Why do the texts of the Council and those of the Magisterium since the Council not use the title of Church with regard to those Christian Communities born out of the Reformation of the sixteenth century?
According to Catholic doctrine, these Communities do not enjoy apostolic succession in the sacrament of Orders, and are, therefore, deprived of a constitutive element of the Church. These ecclesial Communities which, specifically because of the absence of the sacramental priesthood, have not preserved the genuine and integral substance of the Eucharistic Mystery cannot, according to Catholic doctrine, be called Churches in the proper sense.
The Supreme Pontiff Benedict XVI, at the Audience granted to the undersigned Cardinal Prefect of the Congregation for the Doctrine of the Faith, ratified and confirmed these Responses, adopted in the Plenary Session of the Congregation, and ordered their publication.
Rome, from the Offices of the Congregation for the Doctrine of the Faith, June 29, 2007, the Solemnity of the Holy Apostles Peter and Paul.
William Cardinal Levada
Angelo Amato, S.D.B.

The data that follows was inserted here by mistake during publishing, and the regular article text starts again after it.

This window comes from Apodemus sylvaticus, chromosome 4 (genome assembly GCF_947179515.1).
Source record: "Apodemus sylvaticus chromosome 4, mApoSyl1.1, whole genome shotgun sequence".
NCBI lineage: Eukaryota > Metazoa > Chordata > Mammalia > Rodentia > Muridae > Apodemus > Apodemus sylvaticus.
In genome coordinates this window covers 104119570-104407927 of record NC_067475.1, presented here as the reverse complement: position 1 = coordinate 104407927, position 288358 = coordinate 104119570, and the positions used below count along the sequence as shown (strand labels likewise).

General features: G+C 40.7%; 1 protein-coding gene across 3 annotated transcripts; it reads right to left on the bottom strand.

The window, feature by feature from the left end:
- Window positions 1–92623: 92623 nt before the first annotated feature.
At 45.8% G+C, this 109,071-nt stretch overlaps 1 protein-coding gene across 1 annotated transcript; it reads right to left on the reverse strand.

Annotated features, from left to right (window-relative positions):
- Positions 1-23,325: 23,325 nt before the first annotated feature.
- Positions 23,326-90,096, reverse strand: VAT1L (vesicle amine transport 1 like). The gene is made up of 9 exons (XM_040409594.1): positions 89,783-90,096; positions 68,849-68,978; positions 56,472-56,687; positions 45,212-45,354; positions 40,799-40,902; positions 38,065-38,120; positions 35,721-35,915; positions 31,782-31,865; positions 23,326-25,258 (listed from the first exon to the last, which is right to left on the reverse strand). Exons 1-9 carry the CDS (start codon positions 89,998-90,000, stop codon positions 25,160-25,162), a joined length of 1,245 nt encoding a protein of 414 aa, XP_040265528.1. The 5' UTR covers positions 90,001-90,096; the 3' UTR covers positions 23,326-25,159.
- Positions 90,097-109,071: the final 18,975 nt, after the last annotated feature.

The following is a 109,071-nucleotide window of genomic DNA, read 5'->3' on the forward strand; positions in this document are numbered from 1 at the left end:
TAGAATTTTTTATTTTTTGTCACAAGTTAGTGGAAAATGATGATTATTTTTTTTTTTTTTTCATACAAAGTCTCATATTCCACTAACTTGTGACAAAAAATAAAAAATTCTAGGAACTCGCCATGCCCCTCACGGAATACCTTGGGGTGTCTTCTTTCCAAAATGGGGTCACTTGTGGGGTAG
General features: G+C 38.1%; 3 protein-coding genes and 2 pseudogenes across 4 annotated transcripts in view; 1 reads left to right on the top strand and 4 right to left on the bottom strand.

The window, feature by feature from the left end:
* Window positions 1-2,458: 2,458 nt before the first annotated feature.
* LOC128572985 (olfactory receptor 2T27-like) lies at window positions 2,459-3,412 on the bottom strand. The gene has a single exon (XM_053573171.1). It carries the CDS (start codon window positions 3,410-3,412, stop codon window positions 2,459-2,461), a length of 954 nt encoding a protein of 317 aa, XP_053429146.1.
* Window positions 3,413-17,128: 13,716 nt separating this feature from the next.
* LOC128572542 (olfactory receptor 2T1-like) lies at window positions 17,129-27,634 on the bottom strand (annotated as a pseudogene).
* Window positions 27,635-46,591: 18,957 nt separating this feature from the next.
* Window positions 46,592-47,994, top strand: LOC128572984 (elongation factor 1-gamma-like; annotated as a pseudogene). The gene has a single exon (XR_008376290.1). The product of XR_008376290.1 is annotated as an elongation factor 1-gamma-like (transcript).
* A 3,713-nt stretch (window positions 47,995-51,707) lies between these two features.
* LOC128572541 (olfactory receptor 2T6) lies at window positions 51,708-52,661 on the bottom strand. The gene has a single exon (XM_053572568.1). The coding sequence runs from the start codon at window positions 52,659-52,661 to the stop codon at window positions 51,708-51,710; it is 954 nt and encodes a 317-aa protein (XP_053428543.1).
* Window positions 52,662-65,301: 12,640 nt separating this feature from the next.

John XXIII, Address of 11 October 1962: The Council wishes to transmit Catholic doctrine, whole and entire, without alteration or deviation To be sure, at the present time, it is necessary that Christian doctrine in its entirety, and with nothing taken away from it, is accepted with renewed enthusiasm, and serene and tranquil adherence it is necessary that the very same doctrine be understood more widely and more profoundly as all those who sincerely adhere to the Christian, Catholic and Apostolic faith strongly desire it is necessary that this certain and unchangeable doctrine, to which is owed the obedience of faith, be explored and expounded in the manner required by our times. For the deposit of faith itself, or the truths which are contained in our venerable doctrine, are one thing; another thing is the way in which they are expressed, with however the same meaning and signification: AAS 54  791-792